Put simply, the kidney is divided into a number of lobes, each with a renal pyramid (the medulla) and its associated cortex. Each of the renal pyramids (the peak of which is called a papilla) drains into a minor calyx (calyx meaning cup) which drains into a major calyx, which drains into the renal pelvis and drains into the ureter.
Seriously, the circulation of the kidney makes sense. It's a nice change. The artery that goes to the kidney is called the renal artery. It divides into segments called segmental arteries. Between each lobe there is an interlobar artery. These split at a 90 degree arc into the arcuate arteries. They then shoot off interlobular arteries. That's the only bit that's slightly confusing. And the veins all have the same names. Isn't it nice when the people naming things are being logical instead of artistic or egotistic?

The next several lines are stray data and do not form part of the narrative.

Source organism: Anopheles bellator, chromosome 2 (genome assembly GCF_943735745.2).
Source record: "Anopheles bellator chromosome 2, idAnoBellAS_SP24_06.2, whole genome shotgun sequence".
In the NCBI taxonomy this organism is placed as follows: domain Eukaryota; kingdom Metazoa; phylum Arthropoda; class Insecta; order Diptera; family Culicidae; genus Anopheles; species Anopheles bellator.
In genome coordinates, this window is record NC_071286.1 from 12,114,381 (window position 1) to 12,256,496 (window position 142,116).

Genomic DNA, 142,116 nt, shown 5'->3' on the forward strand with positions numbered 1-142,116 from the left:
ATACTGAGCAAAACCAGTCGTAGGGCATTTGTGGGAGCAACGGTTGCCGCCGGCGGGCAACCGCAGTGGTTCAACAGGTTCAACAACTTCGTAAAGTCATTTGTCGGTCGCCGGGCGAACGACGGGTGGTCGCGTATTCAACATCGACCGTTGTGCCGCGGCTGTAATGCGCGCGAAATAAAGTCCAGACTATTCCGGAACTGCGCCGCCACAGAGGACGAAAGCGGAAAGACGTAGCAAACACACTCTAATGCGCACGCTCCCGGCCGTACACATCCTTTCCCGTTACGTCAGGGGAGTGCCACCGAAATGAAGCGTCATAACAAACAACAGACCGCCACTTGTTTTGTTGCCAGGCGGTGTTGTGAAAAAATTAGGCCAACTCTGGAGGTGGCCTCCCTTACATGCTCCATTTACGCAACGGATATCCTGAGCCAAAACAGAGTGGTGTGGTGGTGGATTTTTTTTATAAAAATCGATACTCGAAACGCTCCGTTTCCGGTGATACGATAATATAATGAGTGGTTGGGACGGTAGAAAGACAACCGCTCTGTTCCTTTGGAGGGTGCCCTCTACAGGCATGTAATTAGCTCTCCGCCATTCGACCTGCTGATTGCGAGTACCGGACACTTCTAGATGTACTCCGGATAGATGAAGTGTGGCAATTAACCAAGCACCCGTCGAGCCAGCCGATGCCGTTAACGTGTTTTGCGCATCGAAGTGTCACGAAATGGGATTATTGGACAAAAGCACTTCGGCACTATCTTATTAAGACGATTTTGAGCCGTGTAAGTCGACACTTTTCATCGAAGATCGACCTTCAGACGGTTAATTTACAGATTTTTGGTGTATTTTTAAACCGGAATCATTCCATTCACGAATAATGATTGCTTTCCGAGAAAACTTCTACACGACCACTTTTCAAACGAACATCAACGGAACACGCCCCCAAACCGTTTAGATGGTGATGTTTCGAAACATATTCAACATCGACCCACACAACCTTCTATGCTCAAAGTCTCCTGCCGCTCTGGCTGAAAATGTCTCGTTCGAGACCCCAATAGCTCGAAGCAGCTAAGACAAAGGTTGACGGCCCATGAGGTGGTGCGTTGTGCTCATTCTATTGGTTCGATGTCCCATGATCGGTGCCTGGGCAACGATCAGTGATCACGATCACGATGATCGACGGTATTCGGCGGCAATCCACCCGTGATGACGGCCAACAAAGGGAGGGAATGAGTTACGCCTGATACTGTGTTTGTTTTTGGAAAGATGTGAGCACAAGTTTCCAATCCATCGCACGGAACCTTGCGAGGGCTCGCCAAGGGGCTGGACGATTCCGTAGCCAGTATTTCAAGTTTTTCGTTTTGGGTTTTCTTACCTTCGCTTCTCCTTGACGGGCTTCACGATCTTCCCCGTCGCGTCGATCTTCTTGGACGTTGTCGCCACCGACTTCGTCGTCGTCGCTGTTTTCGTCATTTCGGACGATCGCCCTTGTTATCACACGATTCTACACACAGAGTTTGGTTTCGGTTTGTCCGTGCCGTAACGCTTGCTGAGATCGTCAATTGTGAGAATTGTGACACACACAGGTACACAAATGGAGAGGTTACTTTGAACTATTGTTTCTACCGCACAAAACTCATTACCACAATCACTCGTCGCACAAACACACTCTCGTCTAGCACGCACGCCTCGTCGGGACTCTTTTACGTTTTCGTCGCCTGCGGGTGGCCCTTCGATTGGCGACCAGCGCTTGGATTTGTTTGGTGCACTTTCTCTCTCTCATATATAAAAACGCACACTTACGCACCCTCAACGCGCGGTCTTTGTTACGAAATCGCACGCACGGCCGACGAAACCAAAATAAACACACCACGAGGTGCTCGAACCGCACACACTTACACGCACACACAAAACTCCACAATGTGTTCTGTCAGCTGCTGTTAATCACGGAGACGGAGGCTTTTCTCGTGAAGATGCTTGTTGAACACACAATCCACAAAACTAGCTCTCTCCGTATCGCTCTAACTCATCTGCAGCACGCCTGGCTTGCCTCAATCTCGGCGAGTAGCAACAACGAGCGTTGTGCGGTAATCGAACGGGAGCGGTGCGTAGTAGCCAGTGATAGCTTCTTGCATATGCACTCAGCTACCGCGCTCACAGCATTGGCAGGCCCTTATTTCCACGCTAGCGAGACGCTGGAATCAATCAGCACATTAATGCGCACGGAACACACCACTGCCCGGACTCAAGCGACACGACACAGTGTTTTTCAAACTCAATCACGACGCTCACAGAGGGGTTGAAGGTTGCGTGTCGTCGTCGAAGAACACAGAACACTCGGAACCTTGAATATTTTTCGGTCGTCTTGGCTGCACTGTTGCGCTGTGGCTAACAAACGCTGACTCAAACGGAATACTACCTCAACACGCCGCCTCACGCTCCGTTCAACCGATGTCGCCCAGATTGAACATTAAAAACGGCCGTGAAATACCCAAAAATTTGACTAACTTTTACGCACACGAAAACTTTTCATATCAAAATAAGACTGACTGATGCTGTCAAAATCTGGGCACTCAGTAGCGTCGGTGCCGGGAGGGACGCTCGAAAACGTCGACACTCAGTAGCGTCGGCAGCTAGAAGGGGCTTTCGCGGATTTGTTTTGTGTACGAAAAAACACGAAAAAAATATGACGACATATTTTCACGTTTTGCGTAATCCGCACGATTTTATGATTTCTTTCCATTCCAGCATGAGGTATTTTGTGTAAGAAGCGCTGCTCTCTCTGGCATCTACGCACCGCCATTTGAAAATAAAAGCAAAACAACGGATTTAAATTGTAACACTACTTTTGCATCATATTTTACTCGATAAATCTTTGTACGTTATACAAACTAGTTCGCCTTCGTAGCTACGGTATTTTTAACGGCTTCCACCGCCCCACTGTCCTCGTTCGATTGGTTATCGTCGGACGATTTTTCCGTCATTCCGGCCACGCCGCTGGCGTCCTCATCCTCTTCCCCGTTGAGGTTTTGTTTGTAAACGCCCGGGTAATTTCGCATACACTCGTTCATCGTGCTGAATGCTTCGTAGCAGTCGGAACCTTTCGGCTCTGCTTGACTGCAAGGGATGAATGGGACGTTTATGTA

The functional unit of the kidney is the nephron, that's what it looks like . Note that the afferent arteriole is bigger than the efferent arteriole, it's important for maintaining a pressure gradient.
The high hydrostatic pressure of the blood in the glomerulus pushes the blood out into the glomerular capsule. It has to be filtered through the fenestrations in the leaky blood vessels of the glomerulus, which stops large particles including red blood cells. The basement membrane is a gel that acts like a negatively charged sponge, small particles (like water) come through it fine, but large particles (like sand in our sponge metaphor) are filtered, though a few may make it through, it's negativity also keeps out small negatively charged particles like albumin. The final barrier is the podocytes, whose legs wrap around glomeruli and interdigitations (laced fingers) form slits that keep out large particles.